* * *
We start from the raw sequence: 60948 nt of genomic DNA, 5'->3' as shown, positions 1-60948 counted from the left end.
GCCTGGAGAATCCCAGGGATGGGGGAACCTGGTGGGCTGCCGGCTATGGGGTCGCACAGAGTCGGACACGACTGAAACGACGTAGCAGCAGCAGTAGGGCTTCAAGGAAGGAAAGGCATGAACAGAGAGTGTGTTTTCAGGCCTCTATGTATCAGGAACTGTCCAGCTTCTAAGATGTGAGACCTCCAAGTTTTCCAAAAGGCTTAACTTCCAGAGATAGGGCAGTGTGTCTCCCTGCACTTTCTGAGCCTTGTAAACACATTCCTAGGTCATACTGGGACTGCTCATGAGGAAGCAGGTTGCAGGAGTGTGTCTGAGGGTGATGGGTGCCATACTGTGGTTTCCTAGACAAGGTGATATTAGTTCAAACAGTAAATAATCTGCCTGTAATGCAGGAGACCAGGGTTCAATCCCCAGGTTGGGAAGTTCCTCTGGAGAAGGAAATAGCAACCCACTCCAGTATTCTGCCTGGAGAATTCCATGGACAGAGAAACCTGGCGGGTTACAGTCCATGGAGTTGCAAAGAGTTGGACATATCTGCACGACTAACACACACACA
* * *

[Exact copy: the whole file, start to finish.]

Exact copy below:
We start from the raw sequence: 60948 nt of genomic DNA, 5'->3' as shown, positions 1-60948 counted from the left end.
GCCTGGAGAATCCCAGGGATGGGGGAACCTGGTGGGCTGCCGGCTATGGGGTCGCACAGAGTCGGACACGACTGAAACGACGTAGCAGCAGCAGTAGGGCTTCAAGGAAGGAAAGGCATGAACAGAGAGTGTGTTTTCAGGCCTCTATGTATCAGGAACTGTCCAGCTTCTAAGATGTGAGACCTCCAAGTTTTCCAAAAGGCTTAACTTCCAGAGATAGGGCAGTGTGTCTCCCTGCACTTTCTGAGCCTTGTAAACACATTCCTAGGTCATACTGGGACTGCTCATGAGGAAGCAGGTTGCAGGAGTGTGTCTGAGGGTGATGGGTGCCATACTGTGGTTTCCTAGACAAGGTGATATTAGTTCAAACAGTAAATAATCTGCCTGTAATGCAGGAGACCAGGGTTCAATCCCCAGGTTGGGAAGTTCCTCTGGAGAAGGAAATAGCAACCCACTCCAGTATTCTGCCTGGAGAATTCCATGGACAGAGAAACCTGGCGGGTTACAGTCCATGGAGTTGCAAAGAGTTGGACATATCTGCACGACTAACACACACACA